In my testing over the past day, the results have been impressive. I’m especially fond of the precise focus dial that allows for minute adjustments that make a difference at such close range.

If you’re a Club MacStories+ and Club Premier member, head over to the new Photography channel in our Club Discord to see even more of my experiments with Halide’s Macro Mode and share your own macro shots.

Halide is available as on the App Store as a subscription for $2.99/month or $11.99/year or for a one-time payment of $49.99. The app also offers a 7-day free trial.


Matthew Panzarino Tests the iPhone 13 Pro’s Cinematic Mode and Interviews Apple Executives

Matthew Panzarino, TechCrunch’s Editor-in-Chief, put the iPhone 13 Pro camera’s new Cinematic mode through its paces at Disneyland in an excellent real-world test of the new feature. Panzarino also spoke to Kaiann Drance, Apple’s vice president of Worldwide iPhone Product Marketing and Johnnie Manzari, a designer on Apple’s Human Interface Team about how Cinematic mode works.

As Manzari explained:

“In cinema, the role of gaze and body movement to direct that story is so fundamental. And as humans we naturally do this, if you look at something, I look at it too.”

So they knew they would need to build in gaze detection to help lead their focusing target around the frame, which in turn leads the viewer through the story. Being on set, Manzari says, allowed Apple to observe these highly skilled technicians and then build in that feel.

“We’re on set and we have all these amazing people and they’re really the best of the best. And one of the engineers noticed that the focus puller has this focus control wheel, and, and he’s just studying the way that this person does this. Just like when you look at like someone who’s really good at playing the piano, and it looks so easy, and yet you know it’s impossible. There’s no way you’re going to be able to do this,” says Manzari.

“This person is an artist, this person is so good at what they do and the craft they put into it. And so we spent a lot of time trying to model the analog feel of a focus wheel turning.”

To make it all come together into one, coherent feature, Apple’s engineers had to solve a long list of technical challenges:

Some of the individual components that make up Cinematic Mode include:

  • Subject recognition and tracking
  • Focus locking
  • Rack focusing (moving focus from one subject to another in an organic-looking way)
  • Image overscan and in camera stabilization
  • Synthetic Bokeh (lens blur)
  • A post-shot editing mode that lets you alter your focus points even after shooting

And all of those things are happening in real-time.

Despite everything that goes into Cinematic mode, Panzarino notes that the battery impact of using it throughout the day was surprisingly slight.

Cinematic mode isn’t without its flaws, which are covered in the story, but it’s worth watching the entire video that Panzarino shot during a Disneyland visit with his family to get a sense for it yourself. If you study the video closely, you’ll pick up on the places where Cinematic mode struggles. However, sitting back and casually watching the video like you would after a vacation or if a friend sent it to you, the flaws largely fade into the background. I’m eager to test Cinematic mode for myself, and I don’t mean to suggest that it’s necessarily fine as it is, but I also expect that it will be a net positive in a lot of circumstances.

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Austin Mann Puts the iPhone 13 Pro and iPhone 13 Pro Max Cameras Through Their Paces

Specs only tell part of the story of new hardware. They’re important, but they only hint at what’s possible. Put that hardware in the hands of someone who can push it to its limits, and those hints of the possible become concrete examples of the actual. When Apple announced the iPhone 13 Pro, the stats suggested the device’s camera was poised to leap forward. Austin Mann’s review of the 13 Pro’s camera confirms it with a series of stunning photographs from Tanzania.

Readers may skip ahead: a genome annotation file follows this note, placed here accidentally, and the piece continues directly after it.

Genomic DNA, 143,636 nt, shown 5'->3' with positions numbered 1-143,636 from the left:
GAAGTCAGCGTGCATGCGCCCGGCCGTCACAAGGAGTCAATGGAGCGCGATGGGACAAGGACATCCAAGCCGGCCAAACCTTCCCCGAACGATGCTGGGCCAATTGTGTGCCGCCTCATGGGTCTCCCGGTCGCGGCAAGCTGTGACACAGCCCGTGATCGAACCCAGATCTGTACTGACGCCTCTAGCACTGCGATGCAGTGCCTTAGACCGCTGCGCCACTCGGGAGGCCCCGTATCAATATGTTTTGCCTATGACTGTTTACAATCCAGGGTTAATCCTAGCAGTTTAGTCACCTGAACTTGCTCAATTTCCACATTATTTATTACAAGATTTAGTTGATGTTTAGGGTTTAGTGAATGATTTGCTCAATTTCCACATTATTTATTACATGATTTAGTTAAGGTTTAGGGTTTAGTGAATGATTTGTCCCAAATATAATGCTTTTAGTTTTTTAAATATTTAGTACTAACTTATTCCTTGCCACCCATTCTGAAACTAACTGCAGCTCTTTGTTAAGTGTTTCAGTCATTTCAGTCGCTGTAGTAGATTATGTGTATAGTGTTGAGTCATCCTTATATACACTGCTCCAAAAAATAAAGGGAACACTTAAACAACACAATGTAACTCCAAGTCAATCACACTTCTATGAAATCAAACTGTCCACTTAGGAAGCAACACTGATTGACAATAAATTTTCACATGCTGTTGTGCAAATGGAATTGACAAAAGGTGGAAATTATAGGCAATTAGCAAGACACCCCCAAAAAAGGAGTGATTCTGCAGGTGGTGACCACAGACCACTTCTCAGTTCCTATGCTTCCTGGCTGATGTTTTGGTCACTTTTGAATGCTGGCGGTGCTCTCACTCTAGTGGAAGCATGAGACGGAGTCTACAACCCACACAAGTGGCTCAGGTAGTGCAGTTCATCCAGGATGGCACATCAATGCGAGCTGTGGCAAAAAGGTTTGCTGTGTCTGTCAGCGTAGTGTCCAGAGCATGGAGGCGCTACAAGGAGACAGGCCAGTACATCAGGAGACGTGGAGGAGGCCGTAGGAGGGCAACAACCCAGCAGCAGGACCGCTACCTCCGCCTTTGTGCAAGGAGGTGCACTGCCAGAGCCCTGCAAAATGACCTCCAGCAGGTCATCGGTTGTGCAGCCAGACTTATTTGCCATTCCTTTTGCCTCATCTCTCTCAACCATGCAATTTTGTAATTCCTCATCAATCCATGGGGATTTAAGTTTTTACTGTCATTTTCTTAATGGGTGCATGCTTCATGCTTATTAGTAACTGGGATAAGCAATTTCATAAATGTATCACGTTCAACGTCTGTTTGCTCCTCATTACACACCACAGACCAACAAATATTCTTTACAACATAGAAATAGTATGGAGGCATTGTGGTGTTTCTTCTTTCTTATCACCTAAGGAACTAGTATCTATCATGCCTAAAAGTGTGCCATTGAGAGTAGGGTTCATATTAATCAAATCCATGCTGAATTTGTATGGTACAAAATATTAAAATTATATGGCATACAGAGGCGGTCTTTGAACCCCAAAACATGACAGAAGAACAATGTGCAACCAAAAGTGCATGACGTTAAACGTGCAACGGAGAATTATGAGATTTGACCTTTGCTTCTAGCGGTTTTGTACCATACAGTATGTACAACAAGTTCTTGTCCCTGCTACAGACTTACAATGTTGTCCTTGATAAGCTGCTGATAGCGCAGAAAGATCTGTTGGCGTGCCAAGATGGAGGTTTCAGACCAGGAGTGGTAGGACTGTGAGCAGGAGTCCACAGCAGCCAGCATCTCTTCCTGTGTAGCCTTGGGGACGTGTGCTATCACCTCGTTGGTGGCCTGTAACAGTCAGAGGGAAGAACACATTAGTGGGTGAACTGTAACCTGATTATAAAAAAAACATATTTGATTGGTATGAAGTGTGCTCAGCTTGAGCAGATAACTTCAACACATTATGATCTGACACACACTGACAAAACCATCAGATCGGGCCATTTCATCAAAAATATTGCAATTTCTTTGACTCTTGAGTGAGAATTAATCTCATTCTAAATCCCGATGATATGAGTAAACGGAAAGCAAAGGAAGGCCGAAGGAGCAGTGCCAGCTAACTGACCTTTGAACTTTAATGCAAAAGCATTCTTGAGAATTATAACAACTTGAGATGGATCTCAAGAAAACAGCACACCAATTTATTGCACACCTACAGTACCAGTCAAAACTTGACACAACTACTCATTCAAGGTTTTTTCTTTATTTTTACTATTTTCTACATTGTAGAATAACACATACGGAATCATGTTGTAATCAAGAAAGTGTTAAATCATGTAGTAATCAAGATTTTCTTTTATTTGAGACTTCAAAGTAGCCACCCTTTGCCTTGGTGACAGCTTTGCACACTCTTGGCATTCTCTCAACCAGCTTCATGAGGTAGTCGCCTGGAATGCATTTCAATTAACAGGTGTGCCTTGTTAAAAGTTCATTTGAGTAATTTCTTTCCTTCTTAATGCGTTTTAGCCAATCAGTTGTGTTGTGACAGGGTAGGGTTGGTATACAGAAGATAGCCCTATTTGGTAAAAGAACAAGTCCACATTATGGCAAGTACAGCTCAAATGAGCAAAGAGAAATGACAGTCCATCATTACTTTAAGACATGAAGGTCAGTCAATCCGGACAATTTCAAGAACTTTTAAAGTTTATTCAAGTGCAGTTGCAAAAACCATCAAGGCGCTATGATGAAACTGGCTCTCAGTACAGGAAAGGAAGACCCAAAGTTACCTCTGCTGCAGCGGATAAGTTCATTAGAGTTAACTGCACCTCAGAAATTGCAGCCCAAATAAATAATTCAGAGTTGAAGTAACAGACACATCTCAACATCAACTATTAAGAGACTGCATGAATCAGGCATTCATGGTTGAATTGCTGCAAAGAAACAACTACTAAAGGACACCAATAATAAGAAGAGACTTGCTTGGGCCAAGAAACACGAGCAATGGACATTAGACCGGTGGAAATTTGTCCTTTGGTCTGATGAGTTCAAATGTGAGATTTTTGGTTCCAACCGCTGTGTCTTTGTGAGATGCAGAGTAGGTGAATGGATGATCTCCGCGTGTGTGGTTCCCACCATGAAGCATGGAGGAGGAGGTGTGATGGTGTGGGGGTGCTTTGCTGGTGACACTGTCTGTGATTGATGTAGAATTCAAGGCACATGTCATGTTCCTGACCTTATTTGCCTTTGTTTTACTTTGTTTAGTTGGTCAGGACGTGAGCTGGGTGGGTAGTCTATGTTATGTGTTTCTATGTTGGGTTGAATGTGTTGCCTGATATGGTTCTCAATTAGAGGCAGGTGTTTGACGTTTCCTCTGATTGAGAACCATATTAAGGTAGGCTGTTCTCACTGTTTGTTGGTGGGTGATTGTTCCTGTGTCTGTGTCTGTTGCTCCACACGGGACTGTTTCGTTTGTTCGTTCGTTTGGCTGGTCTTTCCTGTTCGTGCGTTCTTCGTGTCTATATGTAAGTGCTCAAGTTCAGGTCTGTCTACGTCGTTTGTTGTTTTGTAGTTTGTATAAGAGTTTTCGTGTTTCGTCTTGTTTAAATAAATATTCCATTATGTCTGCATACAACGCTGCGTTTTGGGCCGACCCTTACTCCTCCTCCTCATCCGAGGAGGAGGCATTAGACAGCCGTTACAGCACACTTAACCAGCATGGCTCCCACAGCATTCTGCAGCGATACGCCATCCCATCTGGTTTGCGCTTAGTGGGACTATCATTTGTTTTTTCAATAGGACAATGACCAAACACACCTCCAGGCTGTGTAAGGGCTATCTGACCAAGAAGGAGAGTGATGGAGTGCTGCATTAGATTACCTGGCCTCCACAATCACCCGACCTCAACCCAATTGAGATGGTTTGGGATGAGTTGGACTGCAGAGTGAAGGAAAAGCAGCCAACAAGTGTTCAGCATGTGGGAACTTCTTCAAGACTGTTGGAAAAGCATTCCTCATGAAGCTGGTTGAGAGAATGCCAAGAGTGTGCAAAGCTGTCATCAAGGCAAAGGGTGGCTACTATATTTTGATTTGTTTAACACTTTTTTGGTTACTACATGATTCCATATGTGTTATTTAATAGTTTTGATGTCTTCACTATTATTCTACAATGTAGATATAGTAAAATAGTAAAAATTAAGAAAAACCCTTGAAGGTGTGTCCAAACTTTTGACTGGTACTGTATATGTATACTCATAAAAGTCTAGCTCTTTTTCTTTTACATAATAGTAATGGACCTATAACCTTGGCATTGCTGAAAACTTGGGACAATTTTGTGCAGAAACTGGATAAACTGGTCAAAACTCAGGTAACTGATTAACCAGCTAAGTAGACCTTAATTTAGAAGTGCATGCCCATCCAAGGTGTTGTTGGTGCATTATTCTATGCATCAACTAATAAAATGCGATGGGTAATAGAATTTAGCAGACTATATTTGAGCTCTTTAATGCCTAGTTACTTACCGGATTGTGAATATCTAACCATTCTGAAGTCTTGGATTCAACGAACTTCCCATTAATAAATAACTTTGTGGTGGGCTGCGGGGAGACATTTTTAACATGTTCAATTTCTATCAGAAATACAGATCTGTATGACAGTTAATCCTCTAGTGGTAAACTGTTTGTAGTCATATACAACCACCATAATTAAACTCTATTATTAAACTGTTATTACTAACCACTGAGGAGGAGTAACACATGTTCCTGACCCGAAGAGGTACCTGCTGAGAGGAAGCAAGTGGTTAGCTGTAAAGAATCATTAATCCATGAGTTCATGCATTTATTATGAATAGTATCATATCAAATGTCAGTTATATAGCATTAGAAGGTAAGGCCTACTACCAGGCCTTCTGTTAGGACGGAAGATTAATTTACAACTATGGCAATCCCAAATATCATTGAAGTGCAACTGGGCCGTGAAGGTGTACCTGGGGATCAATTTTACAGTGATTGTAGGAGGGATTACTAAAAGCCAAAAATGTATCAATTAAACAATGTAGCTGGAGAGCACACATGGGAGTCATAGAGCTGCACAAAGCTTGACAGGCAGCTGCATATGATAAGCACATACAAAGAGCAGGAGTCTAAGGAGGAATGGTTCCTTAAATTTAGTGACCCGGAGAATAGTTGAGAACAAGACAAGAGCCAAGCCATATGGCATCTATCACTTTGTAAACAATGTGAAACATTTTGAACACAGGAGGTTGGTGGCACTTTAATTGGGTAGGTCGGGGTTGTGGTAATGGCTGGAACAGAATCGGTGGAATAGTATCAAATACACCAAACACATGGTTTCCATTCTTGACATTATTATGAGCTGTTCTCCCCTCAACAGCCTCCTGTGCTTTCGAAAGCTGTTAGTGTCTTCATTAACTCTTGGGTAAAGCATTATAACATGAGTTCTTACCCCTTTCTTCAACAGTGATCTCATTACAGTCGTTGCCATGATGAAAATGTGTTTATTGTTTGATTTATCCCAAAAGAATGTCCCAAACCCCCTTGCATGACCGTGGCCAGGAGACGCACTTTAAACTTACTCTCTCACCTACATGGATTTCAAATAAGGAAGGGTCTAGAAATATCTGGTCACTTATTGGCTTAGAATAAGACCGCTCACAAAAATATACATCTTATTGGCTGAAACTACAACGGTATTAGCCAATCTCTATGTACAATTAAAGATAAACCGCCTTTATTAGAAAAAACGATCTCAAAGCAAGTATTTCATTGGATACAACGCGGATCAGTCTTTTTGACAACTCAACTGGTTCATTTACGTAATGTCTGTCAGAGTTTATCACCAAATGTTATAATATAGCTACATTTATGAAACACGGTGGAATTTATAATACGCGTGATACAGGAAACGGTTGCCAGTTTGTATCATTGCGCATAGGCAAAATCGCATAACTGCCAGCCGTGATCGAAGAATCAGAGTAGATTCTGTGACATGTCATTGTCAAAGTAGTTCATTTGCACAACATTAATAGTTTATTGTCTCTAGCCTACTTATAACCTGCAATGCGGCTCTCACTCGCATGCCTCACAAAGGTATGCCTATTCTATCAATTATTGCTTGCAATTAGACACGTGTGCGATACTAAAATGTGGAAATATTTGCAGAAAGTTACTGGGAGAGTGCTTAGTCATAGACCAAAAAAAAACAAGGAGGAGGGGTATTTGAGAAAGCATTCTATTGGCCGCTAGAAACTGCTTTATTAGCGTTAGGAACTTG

One of the new Camera features I’m looking forward to most is the ability to take macro photos. Mann explains that:

Although the iPhone 13 Pro still only has three lenses, the addition of macro capability is like adding a new lens altogether, and for the serious photographer I think it’s perhaps the strongest advancement in this year’s camera system.

Macro is more than just improved focus distance. It offers a new way of seeing and opens up an entirely new world of photography and storytelling.

Taken using Photographic Styles. Source [austinmann.com](https://austinmann.com/trek/iphone-13-pro-camera-review-tanzania)

Taken using Photographic Styles. Source austinmann.com

Mann also covers Photographic Styles, which he says allow for a relatively subtle shift of the look of photos without feeling like a flat image-wide filter has been applied, explaining when he’d use them even as a pro photographer:

Of course, I’m usually shooting ProRAW on client projects, but there are times when I just want great looking images right now versus maximum processing control later. Photographic Styles will be perfect for that.

Finally, I thought this insight about Cinematic mode was interesting:

As I watched this piece, particularly the interview in Cinematic mode, it dawned on me that we’re moving beyond the world of just computational photography and into the realm of computational videography. The release of Cinematic mode marks another one of those fundamental shifts where software, unbounded by the limitations of hardware, has opened up entirely new possibilities in the creative process.

From the reviews I’ve seen, Cinematic mode feels like early Portrait mode in terms of how well it works. Although there’s obvious room for improvement, Portrait mode has come a long way in recent years, and it’s exciting to think Cinematic mode may do the same too.

As usual, Mann’s review is full of fantastic shots of the landscapes, people, and nature of Tanzania, which are beautifully shot and are excellent examples about what’s possible with the iPhone 13 Pro.

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Pixelmator Pro 2.1 Adds ML Crop, Quick Fill Color, and Text Tool Updates

The team at Pixelmator has released an update to its Mac photo and image editing tool Pixelmator Pro that includes several new features.